[time-nuts] 50 vs 75 ohm cables
tractorb at ihug.co.nz
Thu May 10 10:01:50 EDT 2007
I believe most of the telco world adopted 75 ohms back in the early
days of wideband analog multi channel transmission - this was before
WW2 when 50 ohm transmission lines were virtually unknown. 75 ohms
reigned (almost) supreme. But remember that coaxial transmission
lines were not widely used back then. It was developments in WW2
(primarily radar related) that led to 50 ohms being adopted as a
standard vhf/uhf/microwave cable impedance. There are good reasons
that govern the choice of cable impedance that have to do with
minmiising loss and/or maximising breakdown voltage, etc. And it so
happens that a 75 ohm air dielectric line, when filled with what was
back then a very common dielectric, becomes an ~ 50 ohm line.
Suffice to say, a 50 ohm cable provides minimum loss for a given size
outer conductor. Google for 'why 50 ohms' and you will find out some
of the background.
So, post WW2, the RF comms industry developed rapidly and so did the
use of 50 ohms with it. But telcos (and video/broadcasting
organisations) were already using 75 ohms and had no reason to change.
So they didn't.
The transition to digital transmission in the 1970/80s was no reason
to change from 75 ohms - so it stayed as the unbalanced transmssion
line standard in the telco world. Balanced 120 ohm transmission lines
were introduced for telcos soon after the first digtal transmission
systems came into use but are only used at the lower line speeds such
as E1/T1 etc. Higher data rate systems still use 75 ohm unbalanced
lines almost exclusively where they are transported on copper. But
most are on optical fibre these days. There is still a lot of 75 ohm
copper at system interconnect points though.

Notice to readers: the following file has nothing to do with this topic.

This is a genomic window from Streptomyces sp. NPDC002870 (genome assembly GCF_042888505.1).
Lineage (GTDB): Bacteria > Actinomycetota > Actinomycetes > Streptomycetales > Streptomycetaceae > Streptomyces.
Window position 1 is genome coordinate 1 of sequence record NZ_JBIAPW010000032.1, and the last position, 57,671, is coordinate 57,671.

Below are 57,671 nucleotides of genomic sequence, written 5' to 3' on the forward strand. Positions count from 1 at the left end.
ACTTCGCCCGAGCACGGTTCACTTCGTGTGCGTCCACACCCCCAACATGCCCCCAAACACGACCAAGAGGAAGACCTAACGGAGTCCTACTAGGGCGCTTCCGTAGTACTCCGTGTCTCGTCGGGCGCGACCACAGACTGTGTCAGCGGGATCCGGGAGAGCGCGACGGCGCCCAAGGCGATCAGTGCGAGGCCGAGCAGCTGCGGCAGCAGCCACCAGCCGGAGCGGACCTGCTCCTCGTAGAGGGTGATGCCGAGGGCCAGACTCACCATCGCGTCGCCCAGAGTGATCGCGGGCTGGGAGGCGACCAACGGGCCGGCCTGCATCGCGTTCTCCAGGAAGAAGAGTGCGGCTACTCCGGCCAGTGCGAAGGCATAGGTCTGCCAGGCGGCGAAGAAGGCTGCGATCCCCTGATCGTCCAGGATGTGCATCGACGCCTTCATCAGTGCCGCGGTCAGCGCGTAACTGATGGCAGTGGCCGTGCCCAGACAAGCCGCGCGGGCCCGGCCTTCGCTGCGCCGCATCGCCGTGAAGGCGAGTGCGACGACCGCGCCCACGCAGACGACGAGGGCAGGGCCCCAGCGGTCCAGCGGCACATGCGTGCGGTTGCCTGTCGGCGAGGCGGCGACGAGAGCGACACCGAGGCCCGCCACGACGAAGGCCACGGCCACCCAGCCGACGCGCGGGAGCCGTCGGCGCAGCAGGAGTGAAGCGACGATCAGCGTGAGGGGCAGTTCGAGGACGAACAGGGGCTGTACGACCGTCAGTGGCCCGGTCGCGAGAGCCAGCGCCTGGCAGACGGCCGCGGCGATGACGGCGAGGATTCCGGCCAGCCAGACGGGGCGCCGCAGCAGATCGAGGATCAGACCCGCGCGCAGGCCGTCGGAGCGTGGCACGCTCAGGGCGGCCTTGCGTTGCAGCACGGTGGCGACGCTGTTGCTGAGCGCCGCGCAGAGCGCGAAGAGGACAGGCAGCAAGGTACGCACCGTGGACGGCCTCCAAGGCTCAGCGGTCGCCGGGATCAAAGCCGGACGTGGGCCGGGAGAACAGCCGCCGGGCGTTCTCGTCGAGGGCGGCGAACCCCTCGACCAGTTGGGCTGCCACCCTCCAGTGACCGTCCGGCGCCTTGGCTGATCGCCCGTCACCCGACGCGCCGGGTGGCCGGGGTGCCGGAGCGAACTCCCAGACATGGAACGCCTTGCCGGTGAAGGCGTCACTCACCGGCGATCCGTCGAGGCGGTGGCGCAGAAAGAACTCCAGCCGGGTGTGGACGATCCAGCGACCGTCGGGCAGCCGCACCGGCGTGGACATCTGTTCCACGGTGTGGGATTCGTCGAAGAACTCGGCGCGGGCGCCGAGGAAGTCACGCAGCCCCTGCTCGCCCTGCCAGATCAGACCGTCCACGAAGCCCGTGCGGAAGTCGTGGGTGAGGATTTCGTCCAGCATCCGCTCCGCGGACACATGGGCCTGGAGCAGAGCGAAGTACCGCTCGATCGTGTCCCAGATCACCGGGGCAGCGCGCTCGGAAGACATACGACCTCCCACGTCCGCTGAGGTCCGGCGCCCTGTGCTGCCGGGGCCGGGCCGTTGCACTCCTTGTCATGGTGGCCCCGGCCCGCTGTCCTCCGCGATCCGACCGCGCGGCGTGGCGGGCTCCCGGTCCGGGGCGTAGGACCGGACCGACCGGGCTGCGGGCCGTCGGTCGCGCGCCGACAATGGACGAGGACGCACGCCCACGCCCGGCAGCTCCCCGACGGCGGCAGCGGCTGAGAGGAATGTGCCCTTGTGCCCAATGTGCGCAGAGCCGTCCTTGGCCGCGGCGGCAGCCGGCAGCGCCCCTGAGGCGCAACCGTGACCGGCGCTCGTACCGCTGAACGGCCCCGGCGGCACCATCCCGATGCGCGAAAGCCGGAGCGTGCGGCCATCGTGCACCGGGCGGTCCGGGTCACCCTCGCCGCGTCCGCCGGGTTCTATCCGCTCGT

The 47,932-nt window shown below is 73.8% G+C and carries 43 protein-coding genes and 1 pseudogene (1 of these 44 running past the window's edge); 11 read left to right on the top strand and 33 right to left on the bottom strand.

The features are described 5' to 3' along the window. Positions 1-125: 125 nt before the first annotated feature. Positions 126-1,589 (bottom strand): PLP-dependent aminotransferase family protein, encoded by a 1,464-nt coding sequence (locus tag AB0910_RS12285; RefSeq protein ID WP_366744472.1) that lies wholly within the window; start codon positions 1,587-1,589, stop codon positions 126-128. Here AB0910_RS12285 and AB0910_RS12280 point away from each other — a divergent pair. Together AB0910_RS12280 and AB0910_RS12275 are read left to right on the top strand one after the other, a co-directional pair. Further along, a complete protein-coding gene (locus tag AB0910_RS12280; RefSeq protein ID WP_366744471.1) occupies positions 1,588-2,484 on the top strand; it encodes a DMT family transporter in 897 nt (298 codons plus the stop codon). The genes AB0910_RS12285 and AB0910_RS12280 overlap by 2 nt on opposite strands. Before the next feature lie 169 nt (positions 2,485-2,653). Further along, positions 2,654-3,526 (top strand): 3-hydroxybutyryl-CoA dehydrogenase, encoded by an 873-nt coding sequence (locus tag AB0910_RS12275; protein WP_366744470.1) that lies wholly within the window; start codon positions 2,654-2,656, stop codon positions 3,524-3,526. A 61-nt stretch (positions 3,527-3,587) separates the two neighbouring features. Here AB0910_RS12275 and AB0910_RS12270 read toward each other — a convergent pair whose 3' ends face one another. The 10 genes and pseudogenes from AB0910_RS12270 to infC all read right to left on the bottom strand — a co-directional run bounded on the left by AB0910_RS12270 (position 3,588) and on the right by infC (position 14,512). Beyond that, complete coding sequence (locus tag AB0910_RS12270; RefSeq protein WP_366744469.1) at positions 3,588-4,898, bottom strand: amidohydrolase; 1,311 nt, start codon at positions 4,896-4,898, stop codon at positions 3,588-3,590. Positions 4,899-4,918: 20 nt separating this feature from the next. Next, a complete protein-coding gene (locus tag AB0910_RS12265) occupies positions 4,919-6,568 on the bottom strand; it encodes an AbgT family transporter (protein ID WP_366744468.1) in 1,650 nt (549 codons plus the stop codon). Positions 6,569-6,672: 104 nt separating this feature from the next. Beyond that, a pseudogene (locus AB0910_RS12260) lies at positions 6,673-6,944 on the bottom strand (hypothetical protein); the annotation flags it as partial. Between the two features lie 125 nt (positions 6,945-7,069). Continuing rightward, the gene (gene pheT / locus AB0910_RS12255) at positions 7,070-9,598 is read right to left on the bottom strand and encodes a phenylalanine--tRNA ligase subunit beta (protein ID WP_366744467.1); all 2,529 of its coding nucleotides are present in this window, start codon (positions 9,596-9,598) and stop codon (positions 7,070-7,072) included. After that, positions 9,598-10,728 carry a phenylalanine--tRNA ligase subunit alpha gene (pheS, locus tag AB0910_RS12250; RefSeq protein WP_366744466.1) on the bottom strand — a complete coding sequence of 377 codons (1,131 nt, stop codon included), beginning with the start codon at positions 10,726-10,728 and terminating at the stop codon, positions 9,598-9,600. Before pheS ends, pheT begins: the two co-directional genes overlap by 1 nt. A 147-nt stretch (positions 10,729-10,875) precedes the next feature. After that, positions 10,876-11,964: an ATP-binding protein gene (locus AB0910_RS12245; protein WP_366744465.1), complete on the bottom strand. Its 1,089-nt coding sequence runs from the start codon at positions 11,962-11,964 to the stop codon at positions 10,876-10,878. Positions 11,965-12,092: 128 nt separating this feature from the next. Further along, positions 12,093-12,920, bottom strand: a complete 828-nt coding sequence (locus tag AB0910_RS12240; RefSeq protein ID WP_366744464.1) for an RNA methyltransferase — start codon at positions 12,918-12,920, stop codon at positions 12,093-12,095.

----- Original Message -----
From: "Magnus Danielson" <cfmd at bredband.net>
To: <time-nuts at febo.com>; <pvince at theiet.org>
Sent: Friday, May 11, 2007 12:53 AM
Subject: Re: [time-nuts] 50 vs 75 ohm cables
> From: Peter Vince <pvince at theiet.org>
> Subject: [time-nuts] 50 vs 75 ohm cables
> Date: Thu, 10 May 2007 13:39:27 +0100
> Message-ID: <firstname.lastname@example.org>
>> I came across some telecom equipment the other day which had
>> reference outputs marked as 75 ohms. I work in television, not
>> telecoms, and we use 75 ohm connections for video, but with most RF
>> stuff being (I believe) 50 ohms, and certainly all the HP and other
>> counters seem to have 50 ohm inputs, I rather assumed telecoms used
>> 50 ohms - obviously not!
> No, it is 75 Ohm for unbalanced PDH signals such as E1, E2, E3 and
> E4 as well
> as the american DS1, DS2, DS3 and DS4.
>> Can anyone tell me how and why the 50/75
>> ohm distinction came about? Was it perhaps a VHS/Betamax type
>> with different manufacturers going their own ways, and then with so
>> much equipment out in the field, neither side was willing to
> There where something about damping etc.
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